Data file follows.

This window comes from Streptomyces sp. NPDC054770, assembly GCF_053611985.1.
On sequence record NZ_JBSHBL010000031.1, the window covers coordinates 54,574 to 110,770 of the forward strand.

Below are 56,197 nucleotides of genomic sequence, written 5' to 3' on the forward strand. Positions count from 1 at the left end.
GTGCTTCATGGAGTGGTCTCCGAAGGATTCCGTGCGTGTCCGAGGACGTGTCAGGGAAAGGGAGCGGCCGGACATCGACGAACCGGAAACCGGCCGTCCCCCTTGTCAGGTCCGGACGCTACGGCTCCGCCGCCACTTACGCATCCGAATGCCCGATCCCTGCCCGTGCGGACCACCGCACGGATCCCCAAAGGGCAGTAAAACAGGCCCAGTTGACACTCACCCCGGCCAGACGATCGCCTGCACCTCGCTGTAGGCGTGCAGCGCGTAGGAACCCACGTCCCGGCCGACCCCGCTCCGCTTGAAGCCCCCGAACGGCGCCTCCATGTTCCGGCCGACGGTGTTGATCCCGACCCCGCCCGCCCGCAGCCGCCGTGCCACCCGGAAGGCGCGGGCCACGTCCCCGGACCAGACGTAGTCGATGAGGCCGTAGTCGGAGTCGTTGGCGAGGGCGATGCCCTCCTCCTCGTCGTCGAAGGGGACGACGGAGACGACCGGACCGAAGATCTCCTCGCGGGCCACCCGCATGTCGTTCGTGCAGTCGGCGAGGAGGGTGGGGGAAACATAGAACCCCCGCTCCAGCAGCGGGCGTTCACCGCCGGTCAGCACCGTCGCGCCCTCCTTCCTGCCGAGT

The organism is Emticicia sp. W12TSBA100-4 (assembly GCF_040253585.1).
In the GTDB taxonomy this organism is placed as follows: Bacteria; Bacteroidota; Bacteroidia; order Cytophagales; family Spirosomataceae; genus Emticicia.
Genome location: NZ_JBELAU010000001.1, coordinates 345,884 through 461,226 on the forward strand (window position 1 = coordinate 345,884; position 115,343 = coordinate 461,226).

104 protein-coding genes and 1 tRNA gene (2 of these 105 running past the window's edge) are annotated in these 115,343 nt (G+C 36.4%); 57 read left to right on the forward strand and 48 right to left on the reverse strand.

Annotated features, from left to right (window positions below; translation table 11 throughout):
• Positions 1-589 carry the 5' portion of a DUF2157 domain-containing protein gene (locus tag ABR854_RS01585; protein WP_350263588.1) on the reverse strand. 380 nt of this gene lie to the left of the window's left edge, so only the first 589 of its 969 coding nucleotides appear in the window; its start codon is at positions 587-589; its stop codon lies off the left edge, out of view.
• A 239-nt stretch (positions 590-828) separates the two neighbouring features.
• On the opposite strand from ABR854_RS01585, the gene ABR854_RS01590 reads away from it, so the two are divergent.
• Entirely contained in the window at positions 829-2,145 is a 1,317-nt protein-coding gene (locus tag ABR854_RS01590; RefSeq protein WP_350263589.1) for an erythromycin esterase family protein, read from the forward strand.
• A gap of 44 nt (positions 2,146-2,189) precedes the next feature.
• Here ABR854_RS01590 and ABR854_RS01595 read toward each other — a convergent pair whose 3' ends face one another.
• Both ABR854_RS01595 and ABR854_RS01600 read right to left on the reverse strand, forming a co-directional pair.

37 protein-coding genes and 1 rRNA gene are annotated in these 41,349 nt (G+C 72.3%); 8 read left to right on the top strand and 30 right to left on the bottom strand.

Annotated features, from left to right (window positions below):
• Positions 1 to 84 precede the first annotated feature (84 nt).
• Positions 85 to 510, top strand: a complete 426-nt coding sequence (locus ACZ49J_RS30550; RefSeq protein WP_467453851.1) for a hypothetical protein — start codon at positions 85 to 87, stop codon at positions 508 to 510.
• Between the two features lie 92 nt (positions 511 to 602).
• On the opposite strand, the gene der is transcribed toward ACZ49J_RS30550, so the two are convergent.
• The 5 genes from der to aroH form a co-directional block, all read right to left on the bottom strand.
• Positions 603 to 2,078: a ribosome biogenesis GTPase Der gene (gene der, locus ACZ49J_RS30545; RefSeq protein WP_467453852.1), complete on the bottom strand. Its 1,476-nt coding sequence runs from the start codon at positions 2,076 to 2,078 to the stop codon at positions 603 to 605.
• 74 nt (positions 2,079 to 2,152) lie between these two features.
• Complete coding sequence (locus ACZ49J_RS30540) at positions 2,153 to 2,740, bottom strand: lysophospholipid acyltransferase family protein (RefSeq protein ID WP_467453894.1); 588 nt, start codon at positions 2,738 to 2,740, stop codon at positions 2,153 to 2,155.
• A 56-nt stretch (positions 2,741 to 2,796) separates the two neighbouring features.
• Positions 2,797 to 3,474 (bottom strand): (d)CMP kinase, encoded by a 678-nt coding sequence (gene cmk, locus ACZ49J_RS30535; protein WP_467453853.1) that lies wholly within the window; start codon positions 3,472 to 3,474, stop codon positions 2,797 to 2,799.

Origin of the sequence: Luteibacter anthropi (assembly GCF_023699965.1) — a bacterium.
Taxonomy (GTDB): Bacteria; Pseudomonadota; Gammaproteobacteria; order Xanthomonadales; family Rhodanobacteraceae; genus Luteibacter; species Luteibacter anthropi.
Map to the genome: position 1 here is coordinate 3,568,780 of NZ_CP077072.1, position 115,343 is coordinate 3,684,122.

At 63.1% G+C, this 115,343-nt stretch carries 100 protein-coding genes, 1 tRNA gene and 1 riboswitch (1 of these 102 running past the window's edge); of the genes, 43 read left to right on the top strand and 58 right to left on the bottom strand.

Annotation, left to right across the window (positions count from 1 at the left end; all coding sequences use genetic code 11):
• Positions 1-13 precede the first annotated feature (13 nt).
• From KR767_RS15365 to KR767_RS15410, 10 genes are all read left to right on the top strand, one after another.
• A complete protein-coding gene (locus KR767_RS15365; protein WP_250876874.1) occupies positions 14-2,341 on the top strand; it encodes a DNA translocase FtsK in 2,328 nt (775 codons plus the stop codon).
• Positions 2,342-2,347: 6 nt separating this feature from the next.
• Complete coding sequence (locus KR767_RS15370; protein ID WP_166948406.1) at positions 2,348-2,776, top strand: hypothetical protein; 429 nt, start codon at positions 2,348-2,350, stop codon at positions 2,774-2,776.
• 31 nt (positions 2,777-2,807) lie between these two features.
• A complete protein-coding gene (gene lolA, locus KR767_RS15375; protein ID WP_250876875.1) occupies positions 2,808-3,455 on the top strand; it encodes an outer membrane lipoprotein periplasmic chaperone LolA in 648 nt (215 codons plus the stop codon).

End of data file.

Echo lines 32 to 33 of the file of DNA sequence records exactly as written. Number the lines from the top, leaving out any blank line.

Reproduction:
At 63.1% G+C, this 115,343-nt stretch carries 100 protein-coding genes, 1 tRNA gene and 1 riboswitch (1 of these 102 running past the window's edge); of the genes, 43 read left to right on the top strand and 58 right to left on the bottom strand.

Annotation, left to right across the window (positions count from 1 at the left end; all coding sequences use genetic code 11):